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|| TIPS FOR PARENTS ||
(FOR PARENTS ONLY)
|| GOOD BEHAVIOR ||
Important points to Teach Good Behavior
Teaching good behavior is an art.
Good teaching includes self-discipline for yourself and rewards for children on any signs of improvement.
Negative reinforcement is not recommended.
Forget about your parents that they did or could not teach you good behavior. Their time was different and your child's time is different.
Your children are your future so teach them good behavior.
In teaching them good behavior there are some Do's and some Don'ts.
First and foremost thing - Always encourage your child and give the child lots of love and affection.
Reward good behavior. Reward may be praise or attention, toy or something important for the child. It may not necessarily money. Praise your child. Give an extra attention when your child does something right.
Your actions and words are copied or imprinted by your child. So act and speak the way you want your child to act and speak.
Be kind, but firm.
Preventing bad behavior is easier than correcting it afterwards. Remove temptations like breakable items, cigarettes, alcohol, guns, etc. before children go into trouble. If they want to explore some toys, instruments, machines do not stop them but let them in 'Your' presence.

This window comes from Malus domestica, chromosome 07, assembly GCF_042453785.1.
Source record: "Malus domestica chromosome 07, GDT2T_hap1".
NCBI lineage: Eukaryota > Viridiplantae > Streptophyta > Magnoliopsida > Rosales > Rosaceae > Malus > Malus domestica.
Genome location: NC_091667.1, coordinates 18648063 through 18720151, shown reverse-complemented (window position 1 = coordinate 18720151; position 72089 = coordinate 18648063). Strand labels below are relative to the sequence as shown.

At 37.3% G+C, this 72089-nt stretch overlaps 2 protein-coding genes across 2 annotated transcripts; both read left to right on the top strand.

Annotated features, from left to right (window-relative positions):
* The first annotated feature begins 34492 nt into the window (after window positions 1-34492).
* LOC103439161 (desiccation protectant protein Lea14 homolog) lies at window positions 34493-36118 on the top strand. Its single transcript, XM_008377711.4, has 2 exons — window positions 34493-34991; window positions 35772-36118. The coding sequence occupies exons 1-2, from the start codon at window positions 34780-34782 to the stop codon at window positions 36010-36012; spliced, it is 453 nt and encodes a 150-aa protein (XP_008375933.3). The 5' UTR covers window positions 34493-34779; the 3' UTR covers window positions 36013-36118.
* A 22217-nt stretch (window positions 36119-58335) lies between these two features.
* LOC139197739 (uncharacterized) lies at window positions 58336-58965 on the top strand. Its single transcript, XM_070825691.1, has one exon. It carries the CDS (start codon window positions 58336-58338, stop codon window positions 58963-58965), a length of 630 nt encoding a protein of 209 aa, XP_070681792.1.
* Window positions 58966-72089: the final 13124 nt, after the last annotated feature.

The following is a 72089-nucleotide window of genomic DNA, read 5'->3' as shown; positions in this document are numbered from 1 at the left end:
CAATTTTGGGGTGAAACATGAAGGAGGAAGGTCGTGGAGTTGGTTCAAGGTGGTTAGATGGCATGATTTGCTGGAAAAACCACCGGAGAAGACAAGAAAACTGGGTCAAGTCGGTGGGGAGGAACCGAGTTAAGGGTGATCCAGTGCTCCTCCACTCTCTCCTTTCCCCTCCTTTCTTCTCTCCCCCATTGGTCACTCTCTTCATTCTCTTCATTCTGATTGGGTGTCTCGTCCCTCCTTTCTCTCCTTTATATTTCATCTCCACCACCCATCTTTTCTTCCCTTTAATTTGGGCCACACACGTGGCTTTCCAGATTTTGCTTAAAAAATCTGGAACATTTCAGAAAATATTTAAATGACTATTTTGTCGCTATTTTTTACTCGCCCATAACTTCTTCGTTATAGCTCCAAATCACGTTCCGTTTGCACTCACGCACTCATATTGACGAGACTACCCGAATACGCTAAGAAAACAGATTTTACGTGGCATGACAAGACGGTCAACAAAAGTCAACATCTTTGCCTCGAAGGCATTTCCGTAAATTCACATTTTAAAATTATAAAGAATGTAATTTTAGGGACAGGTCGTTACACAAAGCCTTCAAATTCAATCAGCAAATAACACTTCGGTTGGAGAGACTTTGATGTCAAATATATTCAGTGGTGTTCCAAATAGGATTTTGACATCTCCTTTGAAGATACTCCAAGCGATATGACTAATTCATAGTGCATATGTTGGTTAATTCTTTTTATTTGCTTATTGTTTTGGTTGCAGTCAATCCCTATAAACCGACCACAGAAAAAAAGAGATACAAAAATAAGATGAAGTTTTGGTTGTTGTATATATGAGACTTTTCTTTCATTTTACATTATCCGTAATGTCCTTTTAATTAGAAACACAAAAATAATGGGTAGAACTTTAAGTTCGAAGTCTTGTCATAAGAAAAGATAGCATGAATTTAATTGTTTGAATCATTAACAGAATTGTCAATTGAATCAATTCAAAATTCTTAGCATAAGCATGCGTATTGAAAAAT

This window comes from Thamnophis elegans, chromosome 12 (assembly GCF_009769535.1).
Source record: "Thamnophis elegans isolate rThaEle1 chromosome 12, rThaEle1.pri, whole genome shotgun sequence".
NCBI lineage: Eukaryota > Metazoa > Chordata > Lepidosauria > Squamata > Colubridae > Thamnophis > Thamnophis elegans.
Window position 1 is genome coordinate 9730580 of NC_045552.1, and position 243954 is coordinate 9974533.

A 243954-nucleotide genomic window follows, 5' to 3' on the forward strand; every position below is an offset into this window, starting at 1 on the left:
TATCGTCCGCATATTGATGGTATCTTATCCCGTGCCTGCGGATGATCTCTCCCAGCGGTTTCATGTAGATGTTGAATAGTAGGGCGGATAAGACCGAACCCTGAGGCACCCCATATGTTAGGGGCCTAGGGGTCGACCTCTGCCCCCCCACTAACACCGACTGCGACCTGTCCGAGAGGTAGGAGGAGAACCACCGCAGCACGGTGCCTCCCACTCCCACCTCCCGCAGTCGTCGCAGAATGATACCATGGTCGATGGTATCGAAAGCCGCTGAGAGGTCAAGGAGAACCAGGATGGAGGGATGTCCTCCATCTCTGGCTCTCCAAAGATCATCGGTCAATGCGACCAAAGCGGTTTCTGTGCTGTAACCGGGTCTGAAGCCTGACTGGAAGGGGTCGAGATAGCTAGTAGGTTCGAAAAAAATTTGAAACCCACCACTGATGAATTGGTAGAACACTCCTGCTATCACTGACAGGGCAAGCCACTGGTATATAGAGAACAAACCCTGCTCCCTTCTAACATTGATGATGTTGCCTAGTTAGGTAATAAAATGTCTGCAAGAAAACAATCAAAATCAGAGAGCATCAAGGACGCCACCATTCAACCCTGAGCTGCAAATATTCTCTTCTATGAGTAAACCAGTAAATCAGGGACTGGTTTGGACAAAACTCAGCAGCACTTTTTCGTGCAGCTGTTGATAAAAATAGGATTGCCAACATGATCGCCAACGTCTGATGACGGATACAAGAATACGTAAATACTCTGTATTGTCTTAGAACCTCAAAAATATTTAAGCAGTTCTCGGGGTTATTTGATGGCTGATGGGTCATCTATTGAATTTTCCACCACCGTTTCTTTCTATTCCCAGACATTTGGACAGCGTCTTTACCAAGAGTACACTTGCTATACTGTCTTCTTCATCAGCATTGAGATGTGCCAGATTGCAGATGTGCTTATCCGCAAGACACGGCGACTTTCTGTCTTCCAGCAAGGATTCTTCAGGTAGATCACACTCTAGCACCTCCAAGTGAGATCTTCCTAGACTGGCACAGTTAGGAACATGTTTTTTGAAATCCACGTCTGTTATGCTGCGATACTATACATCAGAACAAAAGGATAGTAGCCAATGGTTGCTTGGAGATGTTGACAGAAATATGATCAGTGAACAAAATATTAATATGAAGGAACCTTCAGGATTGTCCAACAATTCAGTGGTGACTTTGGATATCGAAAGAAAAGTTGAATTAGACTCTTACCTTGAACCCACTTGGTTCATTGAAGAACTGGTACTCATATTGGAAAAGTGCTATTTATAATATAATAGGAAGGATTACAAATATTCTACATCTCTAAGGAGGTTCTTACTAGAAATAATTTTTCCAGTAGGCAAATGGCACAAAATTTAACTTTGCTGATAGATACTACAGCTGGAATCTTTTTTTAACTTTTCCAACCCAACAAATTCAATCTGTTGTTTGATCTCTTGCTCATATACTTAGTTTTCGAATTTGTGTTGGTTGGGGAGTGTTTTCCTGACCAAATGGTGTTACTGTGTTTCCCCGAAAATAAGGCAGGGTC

Some of the annoying behaviors or small problems may be ignored but bigger problems need attention to be corrected, especially if the child's bad behavior might be harmful or dangerous. Anti-social behavior needs treatment.
Be consistent. Always treat a bad behavior the same way. Do not let the child learn to 'get away with it'.
Negative reinforcements are discouraged.
Always control yourself before correcting your child's bad behavior. Correct your child's bad behavior soon after it occurs, but wait until your anger is passed. Count one to ten, or may be ten to hundred, for example.
Rules. Make rules that are age appropriate. Younger children like infants and toddlers do not understand rules. Rules work best for children who are school-aged.
Time-out may help correct some of the bad behaviors like tantrums, whining, impulsive behaviors, fighting and arguing. Time-out works for children between 18 months and five years of age. Time-out should last one minute for each year of the child's age. For example four minute for four year-old-child.
Correct older children by taking away things they like. For example, TV watching, video games, etc.
Remember to understand and to tell the child that the behavior was bad, but the child isn't 'bad'.
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